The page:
Camera makers customarily follow a set sequence during product introduction sessions: The big gun comes out first, followed by cameras lower in the line, followed by lenses, then accessories, usually ending with branded cases and the like.
But there was something about the Cheshire Cat grin worn by Mark Weir, Sony’s senior manager of technology, that told us that this time the last piece out of the sack would be more than a new neckstrap.
It was the Sony NEX-7. We knew right away that this was something special just from the looks of it—from the solid, metal-clad body, to the substantial, ergonomic grip, to the numerous control dials and buttons. And a rectangle on the back that looked suspiciously like a rangefinder eyepiece.
Then came the specs: A 24.3MP CMOS APS-C sensor, the same type used in the Alpha 77. A tilting, 3-inch 921,600-dot LCD screen. 1920x1080p60 HD video capture. Plus the usual Sony bag of tricks, like Sweep Panorama and Handheld Twilight modes.
But the true game-changer was that viewfinder. It turns out that the eyepiece houses the same OLED electronic viewfinder used in the A77, making the NEX-7 the first rangefinder-style ILC with an integral, through-the-lens EVF. And, as you may recall from our test reports on both this camera and the A77, it’s a doozy of a finder—fine-grained, crystal clear, with very fast redraw.
One of the biggest issues has been the viewfinder. For ILCs to have comparable utility to DSLRs, they need eye-level viewing in addition to the LCD screen. But rangefinder-style ILCs up until now have not been designed with integral viewfinders; for eye-level viewing, you need to slap on an accessory optical or electronic finder. True, the DSLR-style ILCs—the type pioneered by Panasonic—have integral EVFs, but these are bulkier than rangefinder-style models, and their EVFs have been of average quality. In particular, they are poor for following action or panning.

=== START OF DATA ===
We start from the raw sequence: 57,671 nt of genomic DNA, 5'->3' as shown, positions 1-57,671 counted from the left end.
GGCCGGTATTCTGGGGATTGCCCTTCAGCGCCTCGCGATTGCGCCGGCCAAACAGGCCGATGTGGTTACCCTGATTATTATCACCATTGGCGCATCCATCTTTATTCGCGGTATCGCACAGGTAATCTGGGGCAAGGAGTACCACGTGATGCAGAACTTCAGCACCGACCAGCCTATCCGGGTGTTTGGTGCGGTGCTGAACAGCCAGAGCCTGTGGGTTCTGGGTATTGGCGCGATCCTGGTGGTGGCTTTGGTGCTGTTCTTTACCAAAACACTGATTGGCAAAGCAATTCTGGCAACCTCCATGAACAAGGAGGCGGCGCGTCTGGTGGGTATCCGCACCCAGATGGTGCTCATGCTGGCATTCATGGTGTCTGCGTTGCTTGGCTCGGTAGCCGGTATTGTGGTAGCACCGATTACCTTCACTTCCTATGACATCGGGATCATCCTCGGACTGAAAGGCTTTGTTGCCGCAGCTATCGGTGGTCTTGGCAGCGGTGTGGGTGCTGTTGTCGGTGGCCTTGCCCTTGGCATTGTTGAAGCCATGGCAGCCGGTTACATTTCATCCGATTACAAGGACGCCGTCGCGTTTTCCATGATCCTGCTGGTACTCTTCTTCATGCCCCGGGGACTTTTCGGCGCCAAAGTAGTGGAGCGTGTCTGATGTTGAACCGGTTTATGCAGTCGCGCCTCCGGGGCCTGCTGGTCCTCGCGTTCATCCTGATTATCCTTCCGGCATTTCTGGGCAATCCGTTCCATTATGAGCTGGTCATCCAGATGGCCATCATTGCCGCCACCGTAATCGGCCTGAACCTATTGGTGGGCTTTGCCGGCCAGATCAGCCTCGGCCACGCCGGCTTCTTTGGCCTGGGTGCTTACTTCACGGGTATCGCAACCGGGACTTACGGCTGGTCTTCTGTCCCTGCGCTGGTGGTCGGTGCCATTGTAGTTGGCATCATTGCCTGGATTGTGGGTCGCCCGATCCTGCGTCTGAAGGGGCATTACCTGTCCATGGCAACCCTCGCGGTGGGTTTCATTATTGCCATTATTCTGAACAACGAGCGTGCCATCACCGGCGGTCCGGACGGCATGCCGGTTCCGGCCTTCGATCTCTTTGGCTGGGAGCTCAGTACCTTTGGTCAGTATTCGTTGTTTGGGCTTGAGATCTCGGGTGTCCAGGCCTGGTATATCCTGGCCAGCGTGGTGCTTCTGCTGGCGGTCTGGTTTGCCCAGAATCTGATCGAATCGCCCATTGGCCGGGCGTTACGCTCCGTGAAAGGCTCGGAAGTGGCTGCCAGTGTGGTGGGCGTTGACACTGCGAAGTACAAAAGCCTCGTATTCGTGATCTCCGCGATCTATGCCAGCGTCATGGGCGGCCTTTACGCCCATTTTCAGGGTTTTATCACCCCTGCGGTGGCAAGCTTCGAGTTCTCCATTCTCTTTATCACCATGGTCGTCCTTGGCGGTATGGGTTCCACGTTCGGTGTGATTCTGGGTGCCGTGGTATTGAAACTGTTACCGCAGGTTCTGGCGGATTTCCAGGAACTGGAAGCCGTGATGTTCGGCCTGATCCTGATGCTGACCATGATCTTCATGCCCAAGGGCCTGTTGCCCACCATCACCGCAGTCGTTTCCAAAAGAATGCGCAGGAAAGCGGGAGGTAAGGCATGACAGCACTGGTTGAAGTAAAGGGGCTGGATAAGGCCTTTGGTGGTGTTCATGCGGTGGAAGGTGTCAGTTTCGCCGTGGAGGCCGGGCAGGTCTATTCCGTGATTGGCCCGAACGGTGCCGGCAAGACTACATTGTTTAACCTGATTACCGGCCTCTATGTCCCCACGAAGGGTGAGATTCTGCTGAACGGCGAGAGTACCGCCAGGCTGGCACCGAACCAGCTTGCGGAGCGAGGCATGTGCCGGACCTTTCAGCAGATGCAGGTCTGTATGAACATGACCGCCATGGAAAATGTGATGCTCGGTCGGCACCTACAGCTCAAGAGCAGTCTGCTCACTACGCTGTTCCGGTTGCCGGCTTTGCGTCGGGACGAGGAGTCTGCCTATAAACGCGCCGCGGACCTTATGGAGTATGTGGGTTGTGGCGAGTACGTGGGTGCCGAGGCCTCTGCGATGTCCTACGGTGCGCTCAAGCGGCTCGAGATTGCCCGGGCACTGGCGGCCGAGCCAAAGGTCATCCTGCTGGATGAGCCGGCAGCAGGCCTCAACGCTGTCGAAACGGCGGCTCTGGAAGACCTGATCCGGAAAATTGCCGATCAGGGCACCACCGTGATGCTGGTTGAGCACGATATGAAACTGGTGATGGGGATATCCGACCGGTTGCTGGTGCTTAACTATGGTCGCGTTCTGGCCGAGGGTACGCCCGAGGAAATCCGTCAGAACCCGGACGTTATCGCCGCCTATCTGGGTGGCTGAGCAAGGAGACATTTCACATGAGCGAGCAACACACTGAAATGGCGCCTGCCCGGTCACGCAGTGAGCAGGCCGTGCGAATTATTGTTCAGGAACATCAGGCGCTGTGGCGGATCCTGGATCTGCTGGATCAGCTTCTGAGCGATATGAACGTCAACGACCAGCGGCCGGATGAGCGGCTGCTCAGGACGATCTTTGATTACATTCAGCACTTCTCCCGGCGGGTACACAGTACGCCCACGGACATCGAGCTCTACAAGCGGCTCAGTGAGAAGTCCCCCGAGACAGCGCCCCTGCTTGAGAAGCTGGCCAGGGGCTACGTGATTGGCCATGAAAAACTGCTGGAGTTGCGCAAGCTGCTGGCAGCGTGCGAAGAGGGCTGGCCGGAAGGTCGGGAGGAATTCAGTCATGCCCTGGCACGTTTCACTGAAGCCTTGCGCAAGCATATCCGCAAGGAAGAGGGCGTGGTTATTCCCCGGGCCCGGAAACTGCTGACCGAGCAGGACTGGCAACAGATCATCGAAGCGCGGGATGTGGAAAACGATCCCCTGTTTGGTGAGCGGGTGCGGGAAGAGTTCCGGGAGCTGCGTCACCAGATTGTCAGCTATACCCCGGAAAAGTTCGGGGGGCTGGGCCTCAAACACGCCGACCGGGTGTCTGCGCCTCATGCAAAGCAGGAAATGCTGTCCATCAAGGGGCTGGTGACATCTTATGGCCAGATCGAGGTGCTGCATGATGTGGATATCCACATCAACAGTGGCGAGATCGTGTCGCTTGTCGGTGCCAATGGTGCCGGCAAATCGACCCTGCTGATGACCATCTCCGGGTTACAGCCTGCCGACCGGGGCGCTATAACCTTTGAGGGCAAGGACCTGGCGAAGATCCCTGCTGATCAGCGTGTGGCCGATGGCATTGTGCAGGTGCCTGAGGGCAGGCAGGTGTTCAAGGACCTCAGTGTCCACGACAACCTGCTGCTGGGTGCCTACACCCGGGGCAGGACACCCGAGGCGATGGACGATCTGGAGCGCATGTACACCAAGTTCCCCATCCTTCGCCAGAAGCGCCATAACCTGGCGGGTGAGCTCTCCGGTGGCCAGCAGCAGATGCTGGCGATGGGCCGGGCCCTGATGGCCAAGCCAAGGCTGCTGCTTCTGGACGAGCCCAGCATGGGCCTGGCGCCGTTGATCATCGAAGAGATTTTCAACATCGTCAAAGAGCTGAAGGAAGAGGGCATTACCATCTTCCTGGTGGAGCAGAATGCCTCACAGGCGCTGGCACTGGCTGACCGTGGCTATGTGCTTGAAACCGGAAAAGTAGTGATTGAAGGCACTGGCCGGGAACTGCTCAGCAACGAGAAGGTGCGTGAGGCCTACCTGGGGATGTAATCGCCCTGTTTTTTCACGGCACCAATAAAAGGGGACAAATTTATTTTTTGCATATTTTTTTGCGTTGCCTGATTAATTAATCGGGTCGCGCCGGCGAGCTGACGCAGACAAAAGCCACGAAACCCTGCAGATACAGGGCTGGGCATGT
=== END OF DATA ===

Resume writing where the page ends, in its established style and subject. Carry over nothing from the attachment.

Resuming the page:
That’s where Sony stepped in with a piece of new EVF technology, the organic light-emitting diode (OLED). These devices provide better color and contrast than LCDs, as well as wider viewing angles. Plus, they use less battery power. With the NEX-7 and A77, Sony becomes the first manufacturer to use this type of screen in a viewfinder rather than for the back monitor.
It helps that the Sony EVF has lots of dots—more than 2.4 million. And in an OLED, each dot provides red, green, and blue information, as opposed to LCDs, in which each dot produces only a single color. It makes for clarity and smoothness in the viewfinder image, which can be mistaken for a good optical viewfinder. The illusion continues when you pan the camera; the image slides across the frame smoothly.
To be named Camera of the Year, a model has to refine or redefine photography—and the NEX-7 does both, plus a lot more. It proved a top performer in the Popular Photography Test Lab and in the field.
With Excellent resolution (2740 lines), impressive noise suppression (Low or better noise through ISO 1600), and Excellent color accuracy, the NEX-7 aced our lab tests for an Excellent overall image quality rating.